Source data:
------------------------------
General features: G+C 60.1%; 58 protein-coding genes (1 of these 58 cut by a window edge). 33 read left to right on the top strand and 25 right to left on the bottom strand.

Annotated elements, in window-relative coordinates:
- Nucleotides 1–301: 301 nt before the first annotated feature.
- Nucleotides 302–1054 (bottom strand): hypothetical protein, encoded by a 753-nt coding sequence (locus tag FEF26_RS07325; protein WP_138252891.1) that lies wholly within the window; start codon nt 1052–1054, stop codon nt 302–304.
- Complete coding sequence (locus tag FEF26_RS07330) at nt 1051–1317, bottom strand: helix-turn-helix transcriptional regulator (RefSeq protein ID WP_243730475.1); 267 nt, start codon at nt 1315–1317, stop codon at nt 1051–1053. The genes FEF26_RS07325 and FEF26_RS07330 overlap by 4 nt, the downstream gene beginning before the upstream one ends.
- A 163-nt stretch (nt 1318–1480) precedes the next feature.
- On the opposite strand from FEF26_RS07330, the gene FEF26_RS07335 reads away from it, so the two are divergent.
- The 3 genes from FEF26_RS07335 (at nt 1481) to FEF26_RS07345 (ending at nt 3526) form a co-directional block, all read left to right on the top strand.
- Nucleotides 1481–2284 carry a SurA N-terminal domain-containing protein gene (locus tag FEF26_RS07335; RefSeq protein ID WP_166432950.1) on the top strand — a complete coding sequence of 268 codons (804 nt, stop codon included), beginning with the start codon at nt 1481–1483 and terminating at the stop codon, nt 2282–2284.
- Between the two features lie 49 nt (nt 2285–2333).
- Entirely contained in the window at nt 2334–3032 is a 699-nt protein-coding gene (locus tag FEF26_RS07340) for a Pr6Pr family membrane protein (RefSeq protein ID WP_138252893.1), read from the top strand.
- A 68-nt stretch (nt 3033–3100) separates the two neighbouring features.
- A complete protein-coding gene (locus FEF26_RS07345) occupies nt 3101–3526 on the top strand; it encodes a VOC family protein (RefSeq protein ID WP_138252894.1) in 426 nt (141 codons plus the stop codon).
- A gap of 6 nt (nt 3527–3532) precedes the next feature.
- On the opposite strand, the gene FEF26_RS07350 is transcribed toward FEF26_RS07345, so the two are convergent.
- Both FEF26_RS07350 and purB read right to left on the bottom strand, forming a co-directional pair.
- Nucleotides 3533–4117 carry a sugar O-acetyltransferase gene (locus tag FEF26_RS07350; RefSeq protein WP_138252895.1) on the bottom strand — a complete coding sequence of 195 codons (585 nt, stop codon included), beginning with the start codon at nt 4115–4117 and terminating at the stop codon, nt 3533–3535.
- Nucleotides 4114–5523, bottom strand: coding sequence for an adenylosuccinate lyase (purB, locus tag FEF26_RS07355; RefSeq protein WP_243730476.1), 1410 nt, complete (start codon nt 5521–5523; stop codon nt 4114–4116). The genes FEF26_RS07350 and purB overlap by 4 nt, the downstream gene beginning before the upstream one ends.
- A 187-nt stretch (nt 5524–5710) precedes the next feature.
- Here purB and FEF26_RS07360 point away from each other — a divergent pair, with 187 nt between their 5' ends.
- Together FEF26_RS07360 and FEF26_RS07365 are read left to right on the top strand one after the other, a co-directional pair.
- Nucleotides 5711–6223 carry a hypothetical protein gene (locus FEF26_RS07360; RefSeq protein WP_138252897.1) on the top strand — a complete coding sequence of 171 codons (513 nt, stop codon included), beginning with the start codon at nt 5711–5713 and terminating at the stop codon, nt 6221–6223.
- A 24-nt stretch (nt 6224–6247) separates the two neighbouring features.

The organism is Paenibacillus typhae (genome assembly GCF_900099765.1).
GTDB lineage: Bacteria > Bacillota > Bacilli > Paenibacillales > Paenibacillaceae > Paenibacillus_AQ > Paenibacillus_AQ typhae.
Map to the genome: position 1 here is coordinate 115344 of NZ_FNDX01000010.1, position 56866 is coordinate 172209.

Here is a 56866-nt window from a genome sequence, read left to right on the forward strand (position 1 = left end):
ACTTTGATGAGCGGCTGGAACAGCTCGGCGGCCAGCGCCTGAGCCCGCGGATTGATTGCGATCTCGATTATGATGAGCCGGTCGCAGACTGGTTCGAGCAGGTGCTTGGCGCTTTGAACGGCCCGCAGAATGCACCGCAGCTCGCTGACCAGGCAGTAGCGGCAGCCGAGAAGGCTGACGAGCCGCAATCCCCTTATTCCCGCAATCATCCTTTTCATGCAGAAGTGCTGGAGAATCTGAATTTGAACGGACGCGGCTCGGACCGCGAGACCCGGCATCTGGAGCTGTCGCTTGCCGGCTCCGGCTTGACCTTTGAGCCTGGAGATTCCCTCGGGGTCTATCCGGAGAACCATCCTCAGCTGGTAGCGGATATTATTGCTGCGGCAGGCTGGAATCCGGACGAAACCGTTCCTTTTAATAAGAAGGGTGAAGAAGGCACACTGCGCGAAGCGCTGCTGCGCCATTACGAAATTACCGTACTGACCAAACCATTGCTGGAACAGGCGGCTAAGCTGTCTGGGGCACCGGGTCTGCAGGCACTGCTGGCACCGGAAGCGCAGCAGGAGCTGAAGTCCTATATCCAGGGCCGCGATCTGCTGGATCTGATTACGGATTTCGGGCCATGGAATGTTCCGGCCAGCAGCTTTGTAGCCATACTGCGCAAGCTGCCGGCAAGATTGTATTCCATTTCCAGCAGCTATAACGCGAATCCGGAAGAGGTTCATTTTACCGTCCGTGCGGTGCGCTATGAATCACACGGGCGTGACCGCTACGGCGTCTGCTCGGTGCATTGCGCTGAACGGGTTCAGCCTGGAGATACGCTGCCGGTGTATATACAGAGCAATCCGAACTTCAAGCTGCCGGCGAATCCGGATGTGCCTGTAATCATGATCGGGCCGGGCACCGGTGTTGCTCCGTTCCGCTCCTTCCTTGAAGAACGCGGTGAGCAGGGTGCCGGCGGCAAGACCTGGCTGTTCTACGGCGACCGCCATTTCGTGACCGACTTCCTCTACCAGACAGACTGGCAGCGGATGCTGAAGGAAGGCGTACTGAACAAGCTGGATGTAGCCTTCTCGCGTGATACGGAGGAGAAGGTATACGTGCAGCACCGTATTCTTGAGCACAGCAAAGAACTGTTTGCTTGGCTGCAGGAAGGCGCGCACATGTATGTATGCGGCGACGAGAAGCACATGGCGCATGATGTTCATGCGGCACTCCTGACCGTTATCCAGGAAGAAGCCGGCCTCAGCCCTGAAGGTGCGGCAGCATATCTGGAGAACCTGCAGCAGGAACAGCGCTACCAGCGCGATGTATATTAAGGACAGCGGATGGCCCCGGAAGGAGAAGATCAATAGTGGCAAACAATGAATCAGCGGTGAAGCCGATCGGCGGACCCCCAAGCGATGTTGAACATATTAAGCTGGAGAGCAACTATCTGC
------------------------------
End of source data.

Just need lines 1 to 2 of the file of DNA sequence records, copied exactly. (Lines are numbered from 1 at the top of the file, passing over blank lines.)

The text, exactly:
General features: G+C 60.1%; 58 protein-coding genes (1 of these 58 cut by a window edge). 33 read left to right on the top strand and 25 right to left on the bottom strand.

Annotated elements, in window-relative coordinates: